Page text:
A Career-Neutral Accounting Curriculum? the Accounting Faculty at Kansas State University Are Pleased with the One They Designed
Deines, Dan, Valentine, Erick, Strategic Finance
IN 1986 the Bedford Report proclaimed "the minimum objective of accounting education programs should be to prepare students to begin and develop in a wide range of professional accounting careers." Three years later, the managing partners of the then Big 8 accounting firms wrote in their "Perspectives" paper that "passing the CPA exam should not be the goal of accounting education." Both reports reflected the concerns of academics and practitioners about the bias toward public accounting at most universities. Unfortunately, given the structure of most accounting curricula, it appears the bias still exists.
In response to the profession's prompting, the accounting faculty at Kansas State University (KSU) created a curriculum designed around how students learn and that emphasizes professional skills. The new curriculum has eliminated public accounting bias yet still meets the needs of KSU students and their potential employers. After all, as the Institute of Management Accountants (IMA[R]) points out, the vast majority of accounting majors will ultimately end up in private or governmental accounting, so courses biased toward public accounting don't adequately prepare students for many career alternatives.
By focusing on the accounting system as a source of information for a variety of users at the curriculum's foundation level, KSU has tempered, if not eliminated, the financial accounting bias created by the traditional curriculum. By compelling students to identify the variety of users and how the accounting system adapts to meet their needs, the curriculum exposes students to many career alternatives.
Let's now take a quick look at how the push to move away from traditional accounting programs began and then a closer look at the accounting program at Kansas State.
HOW IT BEGAN
Armed with $6 million from the Big 8 firms, the Accounting Education Change Commission (AECC) formed in 1989 with the ultimate goal of creating innovative accounting curricula that would better prepare students to become professional accountants. Specifically, the new curricula should produce students who were technically competent and who could write well, make effective presentations, work well in team environments, think critically, conduct meaningful applied research, and be prepared to work in a wide range of professional accounting careers--not merely do well on the CPA exam.
Ultimately, the AECC awarded 11 grants to fund innovative curriculum revisions, and it also held numerous workshops and seminars to promote innovative teaching methodologies as well as curriculum revision. In the 1990s, Deloitte conducted seminars to promote innovation in both the curriculum and classroom pedagogies. The American Accounting Association (AAA), the American Institute of Certified Public Accountants (AICPA), and IMA also began initiatives to support the wave of change washing over accounting education.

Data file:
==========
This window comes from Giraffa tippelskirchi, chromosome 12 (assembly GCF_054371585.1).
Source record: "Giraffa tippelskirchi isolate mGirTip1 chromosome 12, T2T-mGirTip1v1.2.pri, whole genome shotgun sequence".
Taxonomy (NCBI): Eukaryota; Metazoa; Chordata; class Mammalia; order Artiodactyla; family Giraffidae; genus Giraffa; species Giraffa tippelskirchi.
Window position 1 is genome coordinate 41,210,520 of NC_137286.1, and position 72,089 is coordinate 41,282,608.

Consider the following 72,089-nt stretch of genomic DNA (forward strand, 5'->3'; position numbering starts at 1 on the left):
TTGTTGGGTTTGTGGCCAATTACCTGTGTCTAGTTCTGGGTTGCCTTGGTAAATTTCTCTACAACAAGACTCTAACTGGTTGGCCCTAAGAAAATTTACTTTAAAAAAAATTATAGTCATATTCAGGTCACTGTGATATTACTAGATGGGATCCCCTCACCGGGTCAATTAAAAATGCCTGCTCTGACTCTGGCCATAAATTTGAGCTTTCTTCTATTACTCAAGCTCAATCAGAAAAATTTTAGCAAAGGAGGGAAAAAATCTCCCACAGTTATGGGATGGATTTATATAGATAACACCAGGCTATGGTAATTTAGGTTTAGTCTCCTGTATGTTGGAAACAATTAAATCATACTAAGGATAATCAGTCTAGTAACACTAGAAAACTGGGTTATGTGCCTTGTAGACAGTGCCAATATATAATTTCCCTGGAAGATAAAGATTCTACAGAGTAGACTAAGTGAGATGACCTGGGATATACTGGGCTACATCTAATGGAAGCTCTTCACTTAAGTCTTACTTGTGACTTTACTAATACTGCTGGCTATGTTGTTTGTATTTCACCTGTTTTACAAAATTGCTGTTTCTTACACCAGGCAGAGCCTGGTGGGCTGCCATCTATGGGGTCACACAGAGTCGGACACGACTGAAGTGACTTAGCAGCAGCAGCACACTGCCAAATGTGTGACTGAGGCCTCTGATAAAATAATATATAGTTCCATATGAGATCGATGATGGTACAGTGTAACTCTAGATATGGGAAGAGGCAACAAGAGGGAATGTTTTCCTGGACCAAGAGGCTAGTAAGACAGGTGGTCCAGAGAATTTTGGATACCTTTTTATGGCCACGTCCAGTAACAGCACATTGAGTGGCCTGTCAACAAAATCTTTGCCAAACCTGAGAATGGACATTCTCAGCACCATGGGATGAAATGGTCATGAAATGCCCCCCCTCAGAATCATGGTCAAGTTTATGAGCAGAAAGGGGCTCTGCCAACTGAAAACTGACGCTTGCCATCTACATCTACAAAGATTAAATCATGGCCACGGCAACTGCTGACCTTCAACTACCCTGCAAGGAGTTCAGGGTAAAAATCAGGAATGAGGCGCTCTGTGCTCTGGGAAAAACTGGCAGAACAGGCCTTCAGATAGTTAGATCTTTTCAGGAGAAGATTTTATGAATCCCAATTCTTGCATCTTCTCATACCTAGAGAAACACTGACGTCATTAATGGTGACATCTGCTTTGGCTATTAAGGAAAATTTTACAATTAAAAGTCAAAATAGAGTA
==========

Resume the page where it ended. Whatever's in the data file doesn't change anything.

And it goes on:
Many positives resulted from this reform. Most business schools have recognized the importance of good teaching and the scholarship of teaching. The Association to Advance Collegiate Schools of Business (AACSB) has created more flexible, mission-driven criteria for schools to attain accreditation that in turn fosters academic innovation. More organizations and publications are available to meet the needs of accounting educators. And, finally, a growing number of new technologies facilitate innovations in the classroom.
Yet the bias toward public accounting still persists. With the exception of information systems, you can find most of today's course titles and descriptions in business college catalogs of the 1960s. In his session "Is It Time to Restructure Undergraduate Accounting Course Requirements?" at the 2006 Colloquium on Change in Accounting Education, Thomas Klammer reported his analysis of the Web-based content of 409 AACSB-accredited business schools (sample included schools with separate AACSB accounting accreditation). He found that 97.6% of the schools required Intermediate Accounting I, and 94.9% required Intermediate Accounting II. This percentage would probably be higher if it included the schools whose innovation was to change the names of Intermediate I and II to Financial Accounting I and II without changing the course content. Despite IMA's proclamation that the cost accountant is dead and that the business process analyst better describes the career of students entering private accounting, 94.6% of schools still teach cost accounting.
To address the concerns articulated in the Bedford Report and the Perspectives paper and by IMA, Kansas State University's accounting faculty scrapped its traditional curriculum and designed one around how students learn and the technical and professional skills companies want. One of the original five schools to receive an AECC grant in 1990, Kansas State has eliminated the financial accounting bias that exists in many traditional curricula.
In a traditional …
Questia, a part of Gale, Cengage Learning. www.questia.com
Publication information: Article title: A Career-Neutral Accounting Curriculum? the Accounting Faculty at Kansas State University Are Pleased with the One They Designed. Contributors: Deines, Dan - Author, Valentine, Erick - Author. Magazine title: Strategic Finance. Publication date: January 2007. Page number: 31+. © 1999 Institute of Management Accountants. COPYRIGHT 2007 Gale Group.
This material is protected by copyright and, with the exception of fair use, may not be further copied, distributed or transmitted in any form or by any means.